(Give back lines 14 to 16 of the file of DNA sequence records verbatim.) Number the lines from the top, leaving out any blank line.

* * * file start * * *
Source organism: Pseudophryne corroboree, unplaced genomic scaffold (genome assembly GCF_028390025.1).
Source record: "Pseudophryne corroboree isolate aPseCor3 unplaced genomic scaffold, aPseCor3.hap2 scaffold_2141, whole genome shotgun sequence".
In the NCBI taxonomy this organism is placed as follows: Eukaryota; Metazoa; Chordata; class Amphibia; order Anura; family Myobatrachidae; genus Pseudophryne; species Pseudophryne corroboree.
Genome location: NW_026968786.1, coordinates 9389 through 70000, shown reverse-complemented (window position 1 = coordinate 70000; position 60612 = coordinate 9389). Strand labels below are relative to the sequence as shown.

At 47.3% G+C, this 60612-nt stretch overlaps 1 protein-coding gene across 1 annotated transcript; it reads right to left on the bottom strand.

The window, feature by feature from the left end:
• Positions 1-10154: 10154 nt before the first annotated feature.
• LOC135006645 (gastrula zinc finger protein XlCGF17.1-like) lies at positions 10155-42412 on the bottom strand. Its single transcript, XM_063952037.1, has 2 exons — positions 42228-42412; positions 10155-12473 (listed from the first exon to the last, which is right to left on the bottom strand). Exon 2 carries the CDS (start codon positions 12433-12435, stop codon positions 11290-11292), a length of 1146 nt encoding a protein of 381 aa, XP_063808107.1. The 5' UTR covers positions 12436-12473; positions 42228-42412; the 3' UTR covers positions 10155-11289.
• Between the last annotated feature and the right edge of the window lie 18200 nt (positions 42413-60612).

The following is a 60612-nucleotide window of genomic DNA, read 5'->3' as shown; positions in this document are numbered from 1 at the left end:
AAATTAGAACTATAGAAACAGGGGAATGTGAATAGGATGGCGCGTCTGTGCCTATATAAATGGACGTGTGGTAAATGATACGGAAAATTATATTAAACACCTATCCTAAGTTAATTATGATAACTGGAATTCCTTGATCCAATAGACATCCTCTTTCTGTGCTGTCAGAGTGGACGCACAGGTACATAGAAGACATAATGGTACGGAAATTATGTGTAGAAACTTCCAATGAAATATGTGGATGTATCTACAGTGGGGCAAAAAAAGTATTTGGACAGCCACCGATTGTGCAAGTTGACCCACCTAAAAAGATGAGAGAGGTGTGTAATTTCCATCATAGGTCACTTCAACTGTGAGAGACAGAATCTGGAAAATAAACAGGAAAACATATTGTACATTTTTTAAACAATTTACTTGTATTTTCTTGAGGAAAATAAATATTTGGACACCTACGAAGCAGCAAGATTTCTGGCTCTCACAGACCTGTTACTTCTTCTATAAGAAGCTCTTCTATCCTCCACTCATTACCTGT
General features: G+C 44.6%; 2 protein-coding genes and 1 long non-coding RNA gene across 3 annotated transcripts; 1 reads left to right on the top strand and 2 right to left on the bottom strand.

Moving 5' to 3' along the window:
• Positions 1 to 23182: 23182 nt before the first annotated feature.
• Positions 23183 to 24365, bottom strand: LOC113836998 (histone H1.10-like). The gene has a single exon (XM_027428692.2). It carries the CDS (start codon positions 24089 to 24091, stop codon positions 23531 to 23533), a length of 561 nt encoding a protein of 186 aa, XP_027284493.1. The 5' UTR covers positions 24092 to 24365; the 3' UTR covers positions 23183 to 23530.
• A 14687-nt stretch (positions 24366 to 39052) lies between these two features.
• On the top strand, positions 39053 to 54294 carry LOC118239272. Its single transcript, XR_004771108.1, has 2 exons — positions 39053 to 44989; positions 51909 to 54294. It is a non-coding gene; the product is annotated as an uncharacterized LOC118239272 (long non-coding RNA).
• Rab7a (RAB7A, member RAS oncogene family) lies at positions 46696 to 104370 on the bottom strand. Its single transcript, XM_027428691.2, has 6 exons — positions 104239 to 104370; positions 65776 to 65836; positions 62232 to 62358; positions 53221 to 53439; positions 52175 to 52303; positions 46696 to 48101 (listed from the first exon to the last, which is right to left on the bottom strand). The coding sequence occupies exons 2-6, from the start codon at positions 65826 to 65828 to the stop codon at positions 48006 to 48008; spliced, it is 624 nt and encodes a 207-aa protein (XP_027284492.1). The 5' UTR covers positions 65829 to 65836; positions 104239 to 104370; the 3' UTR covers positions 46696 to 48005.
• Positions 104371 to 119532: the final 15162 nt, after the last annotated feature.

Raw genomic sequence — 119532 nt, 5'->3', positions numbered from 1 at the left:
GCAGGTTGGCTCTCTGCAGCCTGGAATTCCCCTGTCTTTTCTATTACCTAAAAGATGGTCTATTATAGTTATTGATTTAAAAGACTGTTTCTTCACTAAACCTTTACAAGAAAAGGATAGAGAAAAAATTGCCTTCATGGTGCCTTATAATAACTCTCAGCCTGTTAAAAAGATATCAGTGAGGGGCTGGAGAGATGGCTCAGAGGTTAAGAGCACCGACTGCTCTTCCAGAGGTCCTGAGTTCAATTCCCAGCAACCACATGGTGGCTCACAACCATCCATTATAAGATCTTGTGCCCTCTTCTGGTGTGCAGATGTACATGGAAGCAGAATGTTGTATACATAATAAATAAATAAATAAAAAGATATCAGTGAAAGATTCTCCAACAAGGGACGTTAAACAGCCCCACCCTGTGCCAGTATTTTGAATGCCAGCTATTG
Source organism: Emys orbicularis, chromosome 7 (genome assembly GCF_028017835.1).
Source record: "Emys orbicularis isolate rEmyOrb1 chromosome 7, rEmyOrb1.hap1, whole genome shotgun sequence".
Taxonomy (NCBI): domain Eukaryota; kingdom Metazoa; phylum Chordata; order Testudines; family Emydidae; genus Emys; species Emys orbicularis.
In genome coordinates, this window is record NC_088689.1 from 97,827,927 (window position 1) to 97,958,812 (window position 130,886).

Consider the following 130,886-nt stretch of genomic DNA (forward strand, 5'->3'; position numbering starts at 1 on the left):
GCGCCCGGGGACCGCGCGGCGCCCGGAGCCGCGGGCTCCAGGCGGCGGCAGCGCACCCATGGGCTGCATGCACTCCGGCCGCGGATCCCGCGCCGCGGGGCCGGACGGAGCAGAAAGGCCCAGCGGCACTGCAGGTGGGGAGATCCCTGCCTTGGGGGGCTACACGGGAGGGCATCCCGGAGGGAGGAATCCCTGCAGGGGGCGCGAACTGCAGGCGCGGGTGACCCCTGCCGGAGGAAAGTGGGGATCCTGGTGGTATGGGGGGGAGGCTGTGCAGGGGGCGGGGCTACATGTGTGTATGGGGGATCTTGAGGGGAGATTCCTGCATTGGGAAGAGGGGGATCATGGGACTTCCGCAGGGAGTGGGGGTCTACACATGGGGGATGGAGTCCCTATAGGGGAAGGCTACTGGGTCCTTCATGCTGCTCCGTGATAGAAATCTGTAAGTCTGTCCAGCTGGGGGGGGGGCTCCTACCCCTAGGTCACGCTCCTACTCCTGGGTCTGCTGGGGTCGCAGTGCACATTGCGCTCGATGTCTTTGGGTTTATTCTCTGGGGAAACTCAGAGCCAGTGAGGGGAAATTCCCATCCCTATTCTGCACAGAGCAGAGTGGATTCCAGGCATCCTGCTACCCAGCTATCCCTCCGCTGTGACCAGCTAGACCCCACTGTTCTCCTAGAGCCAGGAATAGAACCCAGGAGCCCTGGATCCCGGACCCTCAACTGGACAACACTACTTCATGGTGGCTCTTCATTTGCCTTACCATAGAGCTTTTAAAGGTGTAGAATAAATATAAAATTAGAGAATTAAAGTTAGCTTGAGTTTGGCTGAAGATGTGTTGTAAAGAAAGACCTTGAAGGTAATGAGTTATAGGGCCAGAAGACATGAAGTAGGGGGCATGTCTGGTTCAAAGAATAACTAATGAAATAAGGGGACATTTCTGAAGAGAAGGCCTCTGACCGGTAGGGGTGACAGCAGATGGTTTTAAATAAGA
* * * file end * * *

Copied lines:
• Positions 1 to 23182: 23182 nt before the first annotated feature.
• Positions 23183 to 24365, bottom strand: LOC113836998 (histone H1.10-like). The gene has a single exon (XM_027428692.2). It carries the CDS (start codon positions 24089 to 24091, stop codon positions 23531 to 23533), a length of 561 nt encoding a protein of 186 aa, XP_027284493.1. The 5' UTR covers positions 24092 to 24365; the 3' UTR covers positions 23183 to 23530.
• A 14687-nt stretch (positions 24366 to 39052) lies between these two features.